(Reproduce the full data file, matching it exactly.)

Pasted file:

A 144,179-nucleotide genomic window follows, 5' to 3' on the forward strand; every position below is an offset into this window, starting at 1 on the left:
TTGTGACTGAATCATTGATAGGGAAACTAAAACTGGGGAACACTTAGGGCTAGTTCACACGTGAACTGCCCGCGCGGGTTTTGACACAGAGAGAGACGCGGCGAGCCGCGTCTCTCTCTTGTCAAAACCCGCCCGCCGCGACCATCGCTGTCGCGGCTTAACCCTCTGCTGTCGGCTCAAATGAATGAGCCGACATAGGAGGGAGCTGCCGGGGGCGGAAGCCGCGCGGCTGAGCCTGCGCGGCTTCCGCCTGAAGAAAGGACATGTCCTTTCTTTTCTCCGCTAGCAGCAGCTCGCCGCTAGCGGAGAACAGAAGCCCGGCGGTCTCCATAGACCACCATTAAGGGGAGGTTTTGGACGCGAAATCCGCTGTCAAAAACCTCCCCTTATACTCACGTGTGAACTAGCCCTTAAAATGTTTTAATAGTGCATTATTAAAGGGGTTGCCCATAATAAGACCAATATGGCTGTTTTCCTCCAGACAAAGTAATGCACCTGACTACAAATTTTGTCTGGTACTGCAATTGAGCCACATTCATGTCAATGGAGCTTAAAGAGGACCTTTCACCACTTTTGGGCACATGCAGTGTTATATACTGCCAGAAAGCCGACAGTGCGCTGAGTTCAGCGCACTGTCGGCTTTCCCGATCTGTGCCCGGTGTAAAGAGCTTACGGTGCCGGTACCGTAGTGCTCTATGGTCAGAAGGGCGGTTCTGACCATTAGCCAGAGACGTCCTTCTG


A 144,179-nucleotide genomic window follows, 5' to 3' on the forward strand; every position below is an offset into this window, starting at 1 on the left:
TTGTGACTGAATCATTGATAGGGAAACTAAAACTGGGGAACACTTAGGGCTAGTTCACACGTGAACTGCCCGCGCGGGTTTTGACACAGAGAGAGACGCGGCGAGCCGCGTCTCTCTCTTGTCAAAACCCGCCCGCCGCGACCATCGCTGTCGCGGCTTAACCCTCTGCTGTCGGCTCAAATGAATGAGCCGACATAGGAGGGAGCTGCCGGGGGCGGAAGCCGCGCGGCTGAGCCTGCGCGGCTTCCGCCTGAAGAAAGGACATGTCCTTTCTTTTCTCCGCTAGCAGCAGCTCGCCGCTAGCGGAGAACAGAAGCCCGGCGGTCTCCATAGACCACCATTAAGGGGAGGTTTTGGACGCGAAATCCGCTGTCAAAAACCTCCCCTTATACTCACGTGTGAACTAGCCCTTAAAATGTTTTAATAGTGCATTATTAAAGGGGTTGCCCATAATAAGACCAATATGGCTGTTTTCCTCCAGACAAAGTAATGCACCTGACTACAAATTTTGTCTGGTACTGCAATTGAGCCACATTCATGTCAATGGAGCTTAAAGAGGACCTTTCACCACTTTTGGGCACATGCAGTGTTATATACTGCCAGAAAGCCGACAGTGCGCTGAGTTCAGCGCACTGTCGGCTTTCCCGATCTGTGCCCGGTGTAAAGAGCTTACGGTGCCGGTACCGTAGTGCTCTATGGTCAGAAGGGCGGTTCTGACCATTAGCCAGAGACGTCCTTCTG